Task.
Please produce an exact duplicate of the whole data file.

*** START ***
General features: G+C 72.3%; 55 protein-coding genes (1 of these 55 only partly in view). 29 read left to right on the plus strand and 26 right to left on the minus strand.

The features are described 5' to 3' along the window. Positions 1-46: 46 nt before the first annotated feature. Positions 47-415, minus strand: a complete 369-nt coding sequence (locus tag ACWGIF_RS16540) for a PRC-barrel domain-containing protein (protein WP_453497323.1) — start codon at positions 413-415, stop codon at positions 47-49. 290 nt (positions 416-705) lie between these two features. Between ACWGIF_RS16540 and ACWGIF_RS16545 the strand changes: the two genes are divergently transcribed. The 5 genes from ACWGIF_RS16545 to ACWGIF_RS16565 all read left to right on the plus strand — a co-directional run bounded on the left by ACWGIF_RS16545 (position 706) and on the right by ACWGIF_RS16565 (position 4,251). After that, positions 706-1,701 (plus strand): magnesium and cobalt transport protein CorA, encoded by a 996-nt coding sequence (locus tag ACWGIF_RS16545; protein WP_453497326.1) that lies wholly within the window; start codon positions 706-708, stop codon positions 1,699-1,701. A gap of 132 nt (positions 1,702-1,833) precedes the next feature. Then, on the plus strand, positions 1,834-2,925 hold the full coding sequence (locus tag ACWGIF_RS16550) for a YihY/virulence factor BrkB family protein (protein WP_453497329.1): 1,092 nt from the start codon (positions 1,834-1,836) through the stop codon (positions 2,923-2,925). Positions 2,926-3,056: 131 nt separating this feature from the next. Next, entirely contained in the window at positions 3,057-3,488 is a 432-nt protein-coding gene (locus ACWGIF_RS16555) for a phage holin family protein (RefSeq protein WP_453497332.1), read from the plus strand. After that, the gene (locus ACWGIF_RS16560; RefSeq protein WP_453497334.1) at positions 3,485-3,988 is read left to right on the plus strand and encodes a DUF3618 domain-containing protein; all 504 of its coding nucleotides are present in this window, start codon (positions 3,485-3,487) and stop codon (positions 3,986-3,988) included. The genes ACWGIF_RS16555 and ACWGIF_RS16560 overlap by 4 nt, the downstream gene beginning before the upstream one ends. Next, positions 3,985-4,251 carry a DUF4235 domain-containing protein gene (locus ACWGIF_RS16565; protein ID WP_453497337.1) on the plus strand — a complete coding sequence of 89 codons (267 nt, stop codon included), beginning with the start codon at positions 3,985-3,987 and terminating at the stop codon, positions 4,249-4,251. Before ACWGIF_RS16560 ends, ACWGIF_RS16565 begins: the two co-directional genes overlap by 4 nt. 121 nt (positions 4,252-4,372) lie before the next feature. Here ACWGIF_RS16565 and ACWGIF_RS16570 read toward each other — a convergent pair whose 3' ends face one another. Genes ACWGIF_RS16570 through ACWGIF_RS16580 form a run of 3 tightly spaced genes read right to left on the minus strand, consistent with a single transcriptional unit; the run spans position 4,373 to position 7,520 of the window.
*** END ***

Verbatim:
General features: G+C 72.3%; 55 protein-coding genes (1 of these 55 only partly in view). 29 read left to right on the plus strand and 26 right to left on the minus strand.

The features are described 5' to 3' along the window. Positions 1-46: 46 nt before the first annotated feature. Positions 47-415, minus strand: a complete 369-nt coding sequence (locus tag ACWGIF_RS16540) for a PRC-barrel domain-containing protein (protein WP_453497323.1) — start codon at positions 413-415, stop codon at positions 47-49. 290 nt (positions 416-705) lie between these two features. Between ACWGIF_RS16540 and ACWGIF_RS16545 the strand changes: the two genes are divergently transcribed. The 5 genes from ACWGIF_RS16545 to ACWGIF_RS16565 all read left to right on the plus strand — a co-directional run bounded on the left by ACWGIF_RS16545 (position 706) and on the right by ACWGIF_RS16565 (position 4,251). After that, positions 706-1,701 (plus strand): magnesium and cobalt transport protein CorA, encoded by a 996-nt coding sequence (locus tag ACWGIF_RS16545; protein WP_453497326.1) that lies wholly within the window; start codon positions 706-708, stop codon positions 1,699-1,701. A gap of 132 nt (positions 1,702-1,833) precedes the next feature. Then, on the plus strand, positions 1,834-2,925 hold the full coding sequence (locus tag ACWGIF_RS16550) for a YihY/virulence factor BrkB family protein (protein WP_453497329.1): 1,092 nt from the start codon (positions 1,834-1,836) through the stop codon (positions 2,923-2,925). Positions 2,926-3,056: 131 nt separating this feature from the next. Next, entirely contained in the window at positions 3,057-3,488 is a 432-nt protein-coding gene (locus ACWGIF_RS16555) for a phage holin family protein (RefSeq protein WP_453497332.1), read from the plus strand. After that, the gene (locus ACWGIF_RS16560; RefSeq protein WP_453497334.1) at positions 3,485-3,988 is read left to right on the plus strand and encodes a DUF3618 domain-containing protein; all 504 of its coding nucleotides are present in this window, start codon (positions 3,485-3,487) and stop codon (positions 3,986-3,988) included. The genes ACWGIF_RS16555 and ACWGIF_RS16560 overlap by 4 nt, the downstream gene beginning before the upstream one ends. Next, positions 3,985-4,251 carry a DUF4235 domain-containing protein gene (locus ACWGIF_RS16565; protein ID WP_453497337.1) on the plus strand — a complete coding sequence of 89 codons (267 nt, stop codon included), beginning with the start codon at positions 3,985-3,987 and terminating at the stop codon, positions 4,249-4,251. Before ACWGIF_RS16560 ends, ACWGIF_RS16565 begins: the two co-directional genes overlap by 4 nt. 121 nt (positions 4,252-4,372) lie before the next feature. Here ACWGIF_RS16565 and ACWGIF_RS16570 read toward each other — a convergent pair whose 3' ends face one another. Genes ACWGIF_RS16570 through ACWGIF_RS16580 form a run of 3 tightly spaced genes read right to left on the minus strand, consistent with a single transcriptional unit; the run spans position 4,373 to position 7,520 of the window.